Right opposite Reb Shimon’s grocery, a competing store opened. It had higher quality products, better prices, and new sales every week. Unfortunately for him, he had to witness many of his old customers shopping at this new store, as his store was empty. He felt betrayed and hurt, and to ease his situation, he went to his rebbe, the holy Divrei Shmuel of Slonim.
“Rebbe,” he cried, “please help me and daven that my competitor closes down his store. He really doesn’t care for anyone other than himself!”
The rebbe tried comforting him, but also added, “Let me tell you a story about my great-grandfather, Rav Moshe Mordechai of Kobrin, who also had a successful grocery. One day, another Yid opened a competing store nearby. He stood in his store watching with angst as his former customers were flocking to the new store because of its better products and lower prices. He hurried to his rebbe, Rav Noach of Kobrin, and handed him a kvittel for a brocha. In the kvittel was written, “Since a Yid opened up a competing store near me and all of my customers are flocking to his store, I need a brocha. I know full well and believe in my heart that a man’s sustenance is designated on Rosh Hashanah and that no one can take away parnassah that is meant for his friend. I therefore ask the rebbe for a brocha that when I see my customers going to the other store, it should not pain me at all.”
The rebbe read the kvittel and blessed him. Sure enough, he returned to his store and continued seeing his competitor’s success and it did not bother him at all.
A short while later, he returned to his rebbe and handed him another kvittel. This time, it said, “The rebbe already gave me a brocha that I should not feel bad when I see my former customers going to the competition and boruch Hashem it worked. Now I have another request. The rebbe should give me a brocha that not only should my competitor’s success not bother me, but I should also be happy with his success, for if any way it does not hinder my parnassah at all, why shouldn’t I rejoice at the success of a fellow Yid?”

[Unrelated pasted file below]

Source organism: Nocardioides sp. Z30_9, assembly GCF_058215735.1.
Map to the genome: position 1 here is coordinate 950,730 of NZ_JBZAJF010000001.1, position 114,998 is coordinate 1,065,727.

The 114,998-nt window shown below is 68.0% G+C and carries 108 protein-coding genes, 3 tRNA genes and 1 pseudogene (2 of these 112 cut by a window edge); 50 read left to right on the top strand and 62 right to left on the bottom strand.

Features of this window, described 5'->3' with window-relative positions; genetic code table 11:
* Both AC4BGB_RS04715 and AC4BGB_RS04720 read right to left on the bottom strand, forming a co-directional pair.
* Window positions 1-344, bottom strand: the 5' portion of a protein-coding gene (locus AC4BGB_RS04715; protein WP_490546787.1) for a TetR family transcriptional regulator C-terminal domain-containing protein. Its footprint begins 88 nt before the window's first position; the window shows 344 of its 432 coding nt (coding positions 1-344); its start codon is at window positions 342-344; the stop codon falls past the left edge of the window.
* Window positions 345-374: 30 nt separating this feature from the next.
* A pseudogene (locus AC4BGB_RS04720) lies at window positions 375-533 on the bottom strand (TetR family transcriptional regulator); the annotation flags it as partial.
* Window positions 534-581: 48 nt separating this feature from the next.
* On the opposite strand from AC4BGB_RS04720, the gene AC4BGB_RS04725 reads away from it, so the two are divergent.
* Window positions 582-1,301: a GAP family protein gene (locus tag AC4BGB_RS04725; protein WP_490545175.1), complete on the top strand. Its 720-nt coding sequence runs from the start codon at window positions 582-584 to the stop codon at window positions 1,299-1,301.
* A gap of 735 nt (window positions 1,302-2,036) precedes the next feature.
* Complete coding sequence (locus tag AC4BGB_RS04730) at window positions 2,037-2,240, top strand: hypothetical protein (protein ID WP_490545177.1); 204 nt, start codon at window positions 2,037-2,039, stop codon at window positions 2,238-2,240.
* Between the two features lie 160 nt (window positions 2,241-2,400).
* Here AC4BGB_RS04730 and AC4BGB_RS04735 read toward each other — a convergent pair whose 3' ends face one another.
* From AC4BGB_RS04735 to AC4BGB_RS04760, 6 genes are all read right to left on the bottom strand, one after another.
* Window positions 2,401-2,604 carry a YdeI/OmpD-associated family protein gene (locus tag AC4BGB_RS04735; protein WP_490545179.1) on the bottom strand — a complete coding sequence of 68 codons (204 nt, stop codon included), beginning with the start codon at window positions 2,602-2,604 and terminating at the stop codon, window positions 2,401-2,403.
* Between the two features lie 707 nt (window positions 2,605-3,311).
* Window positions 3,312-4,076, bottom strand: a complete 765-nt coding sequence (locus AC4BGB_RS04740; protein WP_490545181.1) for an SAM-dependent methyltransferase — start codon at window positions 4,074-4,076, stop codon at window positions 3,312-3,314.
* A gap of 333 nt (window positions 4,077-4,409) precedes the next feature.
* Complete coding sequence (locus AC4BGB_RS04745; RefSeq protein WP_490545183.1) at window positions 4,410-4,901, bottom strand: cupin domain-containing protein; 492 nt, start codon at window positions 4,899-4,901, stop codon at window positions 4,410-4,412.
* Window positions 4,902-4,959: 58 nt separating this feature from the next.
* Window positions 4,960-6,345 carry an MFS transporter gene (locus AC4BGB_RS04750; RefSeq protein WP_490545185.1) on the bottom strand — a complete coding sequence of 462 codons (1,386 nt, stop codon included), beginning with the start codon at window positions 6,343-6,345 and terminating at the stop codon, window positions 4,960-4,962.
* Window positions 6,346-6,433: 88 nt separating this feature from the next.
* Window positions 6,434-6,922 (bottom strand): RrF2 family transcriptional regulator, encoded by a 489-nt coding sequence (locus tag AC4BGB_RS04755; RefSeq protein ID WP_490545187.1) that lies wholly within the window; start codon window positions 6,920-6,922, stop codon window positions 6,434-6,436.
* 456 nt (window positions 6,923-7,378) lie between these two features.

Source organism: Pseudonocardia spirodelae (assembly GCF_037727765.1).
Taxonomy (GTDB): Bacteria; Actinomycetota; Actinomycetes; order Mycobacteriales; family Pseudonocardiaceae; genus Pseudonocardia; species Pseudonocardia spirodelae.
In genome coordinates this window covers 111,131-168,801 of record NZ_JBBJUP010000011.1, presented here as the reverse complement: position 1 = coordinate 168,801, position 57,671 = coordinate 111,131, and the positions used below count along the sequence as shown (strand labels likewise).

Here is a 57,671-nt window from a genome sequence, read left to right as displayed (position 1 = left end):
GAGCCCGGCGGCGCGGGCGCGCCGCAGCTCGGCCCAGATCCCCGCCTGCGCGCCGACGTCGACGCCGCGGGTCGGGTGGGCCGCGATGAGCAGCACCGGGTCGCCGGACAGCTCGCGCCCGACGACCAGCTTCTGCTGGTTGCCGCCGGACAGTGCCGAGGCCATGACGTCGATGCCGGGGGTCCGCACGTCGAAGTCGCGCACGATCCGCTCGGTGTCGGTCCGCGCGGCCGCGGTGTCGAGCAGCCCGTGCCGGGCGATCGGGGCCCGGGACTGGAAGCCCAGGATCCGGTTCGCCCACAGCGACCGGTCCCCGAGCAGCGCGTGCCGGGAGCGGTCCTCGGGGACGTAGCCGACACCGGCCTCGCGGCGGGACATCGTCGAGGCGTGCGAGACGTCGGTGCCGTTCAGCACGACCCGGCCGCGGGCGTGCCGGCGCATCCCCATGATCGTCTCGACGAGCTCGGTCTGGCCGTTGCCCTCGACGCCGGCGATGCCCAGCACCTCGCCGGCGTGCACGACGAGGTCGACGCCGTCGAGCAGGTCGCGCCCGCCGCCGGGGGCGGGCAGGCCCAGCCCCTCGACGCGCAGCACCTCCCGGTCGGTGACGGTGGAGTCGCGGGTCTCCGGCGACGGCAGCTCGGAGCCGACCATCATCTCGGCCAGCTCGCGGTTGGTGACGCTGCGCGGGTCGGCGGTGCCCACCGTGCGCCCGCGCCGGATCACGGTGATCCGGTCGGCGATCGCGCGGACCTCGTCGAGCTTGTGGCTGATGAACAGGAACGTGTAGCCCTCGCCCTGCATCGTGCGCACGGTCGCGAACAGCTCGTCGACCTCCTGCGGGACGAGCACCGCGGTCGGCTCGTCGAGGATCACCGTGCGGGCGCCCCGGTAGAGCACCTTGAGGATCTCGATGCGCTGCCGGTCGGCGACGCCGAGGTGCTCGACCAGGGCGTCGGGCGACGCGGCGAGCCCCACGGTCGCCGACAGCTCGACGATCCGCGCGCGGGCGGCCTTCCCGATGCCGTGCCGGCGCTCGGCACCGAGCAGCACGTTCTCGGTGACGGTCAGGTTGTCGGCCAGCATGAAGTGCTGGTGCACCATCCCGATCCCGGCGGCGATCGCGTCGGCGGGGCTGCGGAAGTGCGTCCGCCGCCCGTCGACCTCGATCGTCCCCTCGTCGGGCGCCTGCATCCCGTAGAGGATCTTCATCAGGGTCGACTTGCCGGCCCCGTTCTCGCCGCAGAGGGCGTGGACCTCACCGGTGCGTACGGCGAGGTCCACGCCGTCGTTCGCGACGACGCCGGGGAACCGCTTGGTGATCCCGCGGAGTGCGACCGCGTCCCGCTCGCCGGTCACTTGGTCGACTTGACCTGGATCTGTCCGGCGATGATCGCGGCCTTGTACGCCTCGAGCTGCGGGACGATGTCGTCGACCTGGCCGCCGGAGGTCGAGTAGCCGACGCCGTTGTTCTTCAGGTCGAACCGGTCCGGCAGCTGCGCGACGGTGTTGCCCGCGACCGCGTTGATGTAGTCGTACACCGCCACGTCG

As we enter the period of the Three Weeks, when we remember and mourn the destruction of the Bais Hamikdosh, we must be extra cognizant to strive to maintain unity in Klal Yisroel, not disparaging others, but judging them favorably and helping our brethren as much as we can. Bayis Sheini was destroyed because of sinas chinom, which Chazal say is tantamount to the three cardinal sins.
Why is it called sinas chinom when one has a legitimate gripe against another Yid? Because no complaint, no matter how significant, can override the benefits of loving a friend and keeping the peace. For as long as we are b’achdus, the holy Shechinah dwells amongst us, bringing us blessings far and beyond what we can imagine. One of our key avodos during this period of the year is to work on the lesson of Hillel to love peace and pursue peace. And in this merit, may we see the building of the Bais Hamikdosh and the arrival of Moshiach soon.